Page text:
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How should the UK trade with developing countries after Brexit?


How should the UK trade with developing countries after Brexit?

How should the UK trade with developing countries after Brexit?
Photo credit: Getty Images

In a previous blog, Traidcraft presented their views on how the UK should trade with the world post-Brexit. Now that it is clear that the UK is going to be leaving the Customs Union, it is important that the government makes a clear trade offer to the world’s poorest countries that supports their economic development.

In her big Brexit speech in January, Theresa May revealed her plans to take the UK out of the EU Customs Union, meaning that we will now be in control of our own trade policy and able to directly negotiate trade deals with other nations. In doing so, she used the language of fairness and respect: “a great, global trading nation that is respected around the world… we will take this opportunity to make Britain stronger, to make Britain fairer, and to build a more Global Britain too.”[1]

In pursuit of new trade deals, the government has been talking to Australia, China, India, the Gulf States, New Zealand and South Korea. However, it’s unclear what plans are in place for our developing country trading partners. If the government takes us out of the Customs Union without any alternative arrangements, our trading relationships with the world’s poorest nations will be governed by ‘WTO rules’. This will mean goods produced by farmers, workers and businesses in those countries will face new tariffs amounting to £1 billion. This would be disastrous for vulnerable groups around the world, and would expose the Prime Minister’s vision of a great and well-respected trading nation as empty rhetoric.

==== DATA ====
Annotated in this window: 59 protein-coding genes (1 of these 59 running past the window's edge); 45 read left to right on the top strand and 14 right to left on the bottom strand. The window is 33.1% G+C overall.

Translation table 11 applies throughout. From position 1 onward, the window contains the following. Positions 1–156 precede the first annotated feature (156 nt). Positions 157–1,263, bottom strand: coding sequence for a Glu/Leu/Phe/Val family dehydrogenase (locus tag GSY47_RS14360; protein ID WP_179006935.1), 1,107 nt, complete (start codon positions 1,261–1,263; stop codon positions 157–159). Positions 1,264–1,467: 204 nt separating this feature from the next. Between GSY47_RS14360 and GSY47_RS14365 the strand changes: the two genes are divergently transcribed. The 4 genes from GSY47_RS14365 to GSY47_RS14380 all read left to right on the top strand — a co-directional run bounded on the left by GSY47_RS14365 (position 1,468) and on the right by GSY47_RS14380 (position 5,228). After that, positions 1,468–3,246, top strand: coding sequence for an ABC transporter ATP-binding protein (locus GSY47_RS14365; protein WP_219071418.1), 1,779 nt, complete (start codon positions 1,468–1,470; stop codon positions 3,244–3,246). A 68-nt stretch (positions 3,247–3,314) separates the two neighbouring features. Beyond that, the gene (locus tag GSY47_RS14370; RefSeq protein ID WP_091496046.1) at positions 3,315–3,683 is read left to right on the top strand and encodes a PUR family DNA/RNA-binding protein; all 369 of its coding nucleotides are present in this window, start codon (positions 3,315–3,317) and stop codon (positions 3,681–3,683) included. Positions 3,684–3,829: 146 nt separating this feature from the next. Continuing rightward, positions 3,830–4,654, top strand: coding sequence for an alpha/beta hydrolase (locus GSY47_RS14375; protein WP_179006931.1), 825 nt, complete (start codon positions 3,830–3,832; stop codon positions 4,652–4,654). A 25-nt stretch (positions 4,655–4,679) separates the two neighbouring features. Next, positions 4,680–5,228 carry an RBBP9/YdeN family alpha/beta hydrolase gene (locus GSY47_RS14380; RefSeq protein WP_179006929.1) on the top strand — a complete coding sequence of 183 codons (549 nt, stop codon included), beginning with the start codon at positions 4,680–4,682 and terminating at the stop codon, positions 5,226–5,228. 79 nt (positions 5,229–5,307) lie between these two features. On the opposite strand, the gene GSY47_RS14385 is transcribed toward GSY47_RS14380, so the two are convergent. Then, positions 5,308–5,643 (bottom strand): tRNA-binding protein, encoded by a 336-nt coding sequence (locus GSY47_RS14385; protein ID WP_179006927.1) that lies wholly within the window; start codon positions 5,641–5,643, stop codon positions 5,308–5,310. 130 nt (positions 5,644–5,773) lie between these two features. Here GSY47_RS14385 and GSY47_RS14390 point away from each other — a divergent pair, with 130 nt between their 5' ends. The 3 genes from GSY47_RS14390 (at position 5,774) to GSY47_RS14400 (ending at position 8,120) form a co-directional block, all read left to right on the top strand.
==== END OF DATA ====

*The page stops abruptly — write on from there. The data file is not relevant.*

Traidcraft have put together a paper that looks at the options for the UK’s trading relationship with developing countries and offers a clear recommendation for how we can ensure that Brexit does not undermine global development.

In this blog, we will deal what on the surface looks like the most politically attractive option (continuing existing EU treaties) and present our suggested alternative – a non-reciprocal market access scheme.

Why not replicate or ‘roll over’ existing EU treaties?

Rather than negotiate new deals with developing countries, why not simply retain the arrangements that we had as a member of the EU? This sounds like it would be the simpler choice, and that it would be less disruptive for our trading partners. However, there are a couple of major problems with such an approach:

  • It really wouldn’t be that simple